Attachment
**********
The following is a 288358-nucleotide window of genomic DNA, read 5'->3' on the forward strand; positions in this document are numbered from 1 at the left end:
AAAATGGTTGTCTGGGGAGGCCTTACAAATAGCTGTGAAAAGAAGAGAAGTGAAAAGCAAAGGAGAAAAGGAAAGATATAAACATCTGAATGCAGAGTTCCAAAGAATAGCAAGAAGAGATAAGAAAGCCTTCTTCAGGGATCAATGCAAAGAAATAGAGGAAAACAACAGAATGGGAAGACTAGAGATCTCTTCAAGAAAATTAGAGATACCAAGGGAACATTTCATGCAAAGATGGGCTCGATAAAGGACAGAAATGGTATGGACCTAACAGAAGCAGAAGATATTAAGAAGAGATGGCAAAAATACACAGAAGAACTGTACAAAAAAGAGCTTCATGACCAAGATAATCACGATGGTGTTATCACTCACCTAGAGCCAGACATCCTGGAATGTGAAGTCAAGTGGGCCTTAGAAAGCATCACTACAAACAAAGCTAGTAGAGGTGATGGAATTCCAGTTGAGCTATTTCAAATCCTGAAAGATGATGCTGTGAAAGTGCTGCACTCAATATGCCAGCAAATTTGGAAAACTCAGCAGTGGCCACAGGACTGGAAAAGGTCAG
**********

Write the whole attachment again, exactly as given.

The following is a 288358-nucleotide window of genomic DNA, read 5'->3' on the forward strand; positions in this document are numbered from 1 at the left end:
AAAATGGTTGTCTGGGGAGGCCTTACAAATAGCTGTGAAAAGAAGAGAAGTGAAAAGCAAAGGAGAAAAGGAAAGATATAAACATCTGAATGCAGAGTTCCAAAGAATAGCAAGAAGAGATAAGAAAGCCTTCTTCAGGGATCAATGCAAAGAAATAGAGGAAAACAACAGAATGGGAAGACTAGAGATCTCTTCAAGAAAATTAGAGATACCAAGGGAACATTTCATGCAAAGATGGGCTCGATAAAGGACAGAAATGGTATGGACCTAACAGAAGCAGAAGATATTAAGAAGAGATGGCAAAAATACACAGAAGAACTGTACAAAAAAGAGCTTCATGACCAAGATAATCACGATGGTGTTATCACTCACCTAGAGCCAGACATCCTGGAATGTGAAGTCAAGTGGGCCTTAGAAAGCATCACTACAAACAAAGCTAGTAGAGGTGATGGAATTCCAGTTGAGCTATTTCAAATCCTGAAAGATGATGCTGTGAAAGTGCTGCACTCAATATGCCAGCAAATTTGGAAAACTCAGCAGTGGCCACAGGACTGGAAAAGGTCAG